Note to self: remember to drink water the morning before a race. I had no problem crushing some peanut butter toast and a cup of coffee when I woke up. But water, that I forgot.
Don’t worry, I eventually remembered the water thing about a half-mile into the race when my right calf cramped up. That’s when I said, “Oh yeah, now I remember what I was supposed to do: hydrate.” By then, it was too late. Besides, I knew the only water I’d get would be post-race. The stiff cramp tagged along for the rest of the run, but I did a pretty good job of using mind power to block it out and power through to the finish line.
The Get in Gear 5K takes place at Minnehaha Falls in Minneapolis, MN. The views there are beuatiful. And once you break away into the course, the surrounding neighborhood is quite pleasant too.
I was extremely happy with my results. And quite surprised too given the stiff leg. I guess it’s another reminder that when you want to achieve something, stick with it and power through. That’s a pretty solid thought heading into tri season.
Here’s the details:
- Distance: 3.10 miles
- Total time: 23:15
- Average pace: 7:29/mile
- Overall place: 67 out of 1425
As someone who’s not the strongest of swimmers, the bike leg of a triathlon is a perfect opportunity for me to make-up some time and build momentum. I’m even more excited about that possibility now that, thanks to my dad, I’ve added a road bike to my race day gear.
Last year, I completed all three triathlons using my mountain bike. Sure, I swapped out the knobby tires for thinner, smooth road tires to reduce rolling resistance. But I could still only go so fast. I felt like I knocked out some respectable bike times, averaging over 17mph in two of the tree races. But I vividly remember being maxed-out on gears and pedaling as hard as I could, hitting about 19mph max on smooth straightaways, and getting passed by guys on road bikes going so fast that I felt like I was standing still. There was literally nothing more I could do. I was going as fast as I possibly could.
|Maple Grove Tri
Bike times from my three 2016 triathlons
Excited turn the pedals and shift some gears, I took the new bike out for its maiden voyage last weekend and boy was it a night and day difference from my mountain bike. I was hitting 17mph with a steady pedal. I continued pushing, reaching 19mph, realizing I still had a couple gears left. Reaching 21mph on a smooth straightaway was a joy. Then maybe a little more scary, mixed with fun, was speeding 32mph down a winding hill. Don’g get me wrong, flying down the hill was a thrill, but I was still getting used to the caliper brakes. The mountain bike I had rode for years to had disc brakes that stopped on a dime. The caliper pads on the new ride still needed to be broken-in. But all went well. The 14 mile ride was over before I knew it. The first ride was a success.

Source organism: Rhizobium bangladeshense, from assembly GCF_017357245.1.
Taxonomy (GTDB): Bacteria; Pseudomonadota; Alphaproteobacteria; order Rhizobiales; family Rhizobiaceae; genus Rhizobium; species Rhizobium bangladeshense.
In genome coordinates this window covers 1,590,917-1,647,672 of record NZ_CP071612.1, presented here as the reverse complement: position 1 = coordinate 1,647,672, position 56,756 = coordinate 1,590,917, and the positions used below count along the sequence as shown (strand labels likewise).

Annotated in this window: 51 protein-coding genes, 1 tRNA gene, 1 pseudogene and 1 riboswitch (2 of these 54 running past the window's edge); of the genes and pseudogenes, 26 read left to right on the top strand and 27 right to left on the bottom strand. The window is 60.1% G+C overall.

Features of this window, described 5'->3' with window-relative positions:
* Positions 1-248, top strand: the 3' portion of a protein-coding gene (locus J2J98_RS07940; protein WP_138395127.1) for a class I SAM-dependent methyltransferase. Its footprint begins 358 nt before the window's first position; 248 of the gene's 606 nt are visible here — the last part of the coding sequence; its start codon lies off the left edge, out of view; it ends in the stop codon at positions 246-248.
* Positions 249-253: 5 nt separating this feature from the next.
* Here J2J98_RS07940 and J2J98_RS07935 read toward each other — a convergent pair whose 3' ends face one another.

I’m pumped about the possibilities this bike will bring this year. It’s light. It’s geared for faster speeds. The tires are thinner and capable of holding higher air pressures. I should definitely see some improvements in my times.
But I also know that equipment can only take you so far. And Trinona is only a little more than six weeks away. Time to get back to training!
I’m certainly no expert on stretching, but one of my favorite ways to keep the legs moving after a good run is going for a walk with my dogs. It’s hard to want to do much of anything on tired legs. It’s also hard to resist a dog’s stare and wagging tail that greets you when you walk in the door. After tonight’s run, my dog Nellie and I went for walk, which helped her stretch her legs after a day in the house and it helped me stretch mine too. It was a win-win really!
Spring has sprung here in Minnesota and the warmer weather is certainly welcomed for spending more time outside. I’ve been able to get three good workouts in during the last five days – two outdoor runs and a brick on a rainy day at the gym.
You might be wondering what exactly a brick is. In triathlon talk, a brick is where you practice two of sport’s three activities in succession to help prepare not only your muscles but also your mind for that weird feeling you get transitioning during a race. For example, after biking many miles, your legs are quite confused when you hop off the bike, rack it in transition, and immediately start running. It’s definitely a challenge to run when all your legs want to do is pedal circles. I can remember each of my T2 transitions from last year’s races. If I didn’t have my bike to lean as I jogged it back to the rack, I probably would’ve tumbled immediately after the dismount line. So, with all that being said, I spent 35 minutes on the bike at the gym and immediately went into a ten-minute run on the treadmill. My legs felt surprisingly good making transition, but then again, the gym bikes aren’t quite like the real bikes one would ride outside and the treadmill isn’t quite like actually running. It still makes for good training though, I hope!
Here’s the details on my two recent outdoor runs:
- Distance: 3.04 miles
- Total time: 24:40
- Average pace: 8:07/mile
- Distance: 2.90 miles
- Total time: 23:17
- Average pace: 8:02/mile
I’m quickly approaching a sub eight-minute mile and not far off of the seven-and-a-half-minute miles I averaged during last fall’s training runs. For further context, at this time last year, I don’t think I had even started running yet. Looking back in my Nike+ Run Club app (that app wails by the way!), my first run of 2016 was at the end of April with nine-minute-plus miles. I used to think keeping track of all these running activities might be silly, but now I see the value in being able to track progress. Luckily the app makes the tracking part easy.
Trinona is only nine weeks away. I’m happy to be ahead of the game compared to last year. I also know now that April is here, it’s time to pick up the pace. My goal for next week: get back in the pool!